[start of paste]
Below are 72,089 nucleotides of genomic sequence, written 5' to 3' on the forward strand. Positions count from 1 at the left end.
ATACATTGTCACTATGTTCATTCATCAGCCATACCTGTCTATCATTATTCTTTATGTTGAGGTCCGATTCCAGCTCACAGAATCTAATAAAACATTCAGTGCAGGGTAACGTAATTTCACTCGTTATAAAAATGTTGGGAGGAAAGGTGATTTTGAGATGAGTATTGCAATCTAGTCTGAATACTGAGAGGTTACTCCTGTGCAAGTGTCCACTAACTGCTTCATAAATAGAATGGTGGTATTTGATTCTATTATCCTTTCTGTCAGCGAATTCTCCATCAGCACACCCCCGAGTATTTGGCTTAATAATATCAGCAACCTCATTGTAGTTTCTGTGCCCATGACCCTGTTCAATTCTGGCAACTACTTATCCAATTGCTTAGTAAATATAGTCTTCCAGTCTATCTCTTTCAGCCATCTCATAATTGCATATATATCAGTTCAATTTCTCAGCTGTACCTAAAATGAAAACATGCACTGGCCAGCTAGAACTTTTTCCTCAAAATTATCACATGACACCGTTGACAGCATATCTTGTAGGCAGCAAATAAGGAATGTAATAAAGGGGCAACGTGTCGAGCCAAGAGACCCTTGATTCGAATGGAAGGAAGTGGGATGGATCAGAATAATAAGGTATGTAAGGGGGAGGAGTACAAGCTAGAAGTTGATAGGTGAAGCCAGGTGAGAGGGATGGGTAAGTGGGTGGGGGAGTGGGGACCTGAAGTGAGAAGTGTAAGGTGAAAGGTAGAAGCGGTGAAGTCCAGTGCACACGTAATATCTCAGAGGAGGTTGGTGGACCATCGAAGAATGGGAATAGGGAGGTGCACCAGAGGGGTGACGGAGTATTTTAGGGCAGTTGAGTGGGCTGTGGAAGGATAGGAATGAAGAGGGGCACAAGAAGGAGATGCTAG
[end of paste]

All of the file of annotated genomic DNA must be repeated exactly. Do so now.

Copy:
Below are 72,089 nucleotides of genomic sequence, written 5' to 3' on the forward strand. Positions count from 1 at the left end.
ATACATTGTCACTATGTTCATTCATCAGCCATACCTGTCTATCATTATTCTTTATGTTGAGGTCCGATTCCAGCTCACAGAATCTAATAAAACATTCAGTGCAGGGTAACGTAATTTCACTCGTTATAAAAATGTTGGGAGGAAAGGTGATTTTGAGATGAGTATTGCAATCTAGTCTGAATACTGAGAGGTTACTCCTGTGCAAGTGTCCACTAACTGCTTCATAAATAGAATGGTGGTATTTGATTCTATTATCCTTTCTGTCAGCGAATTCTCCATCAGCACACCCCCGAGTATTTGGCTTAATAATATCAGCAACCTCATTGTAGTTTCTGTGCCCATGACCCTGTTCAATTCTGGCAACTACTTATCCAATTGCTTAGTAAATATAGTCTTCCAGTCTATCTCTTTCAGCCATCTCATAATTGCATATATATCAGTTCAATTTCTCAGCTGTACCTAAAATGAAAACATGCACTGGCCAGCTAGAACTTTTTCCTCAAAATTATCACATGACACCGTTGACAGCATATCTTGTAGGCAGCAAATAAGGAATGTAATAAAGGGGCAACGTGTCGAGCCAAGAGACCCTTGATTCGAATGGAAGGAAGTGGGATGGATCAGAATAATAAGGTATGTAAGGGGGAGGAGTACAAGCTAGAAGTTGATAGGTGAAGCCAGGTGAGAGGGATGGGTAAGTGGGTGGGGGAGTGGGGACCTGAAGTGAGAAGTGTAAGGTGAAAGGTAGAAGCGGTGAAGTCCAGTGCACACGTAATATCTCAGAGGAGGTTGGTGGACCATCGAAGAATGGGAATAGGGAGGTGCACCAGAGGGGTGACGGAGTATTTTAGGGCAGTTGAGTGGGCTGTGGAAGGATAGGAATGAAGAGGGGCACAAGAAGGAGATGCTAG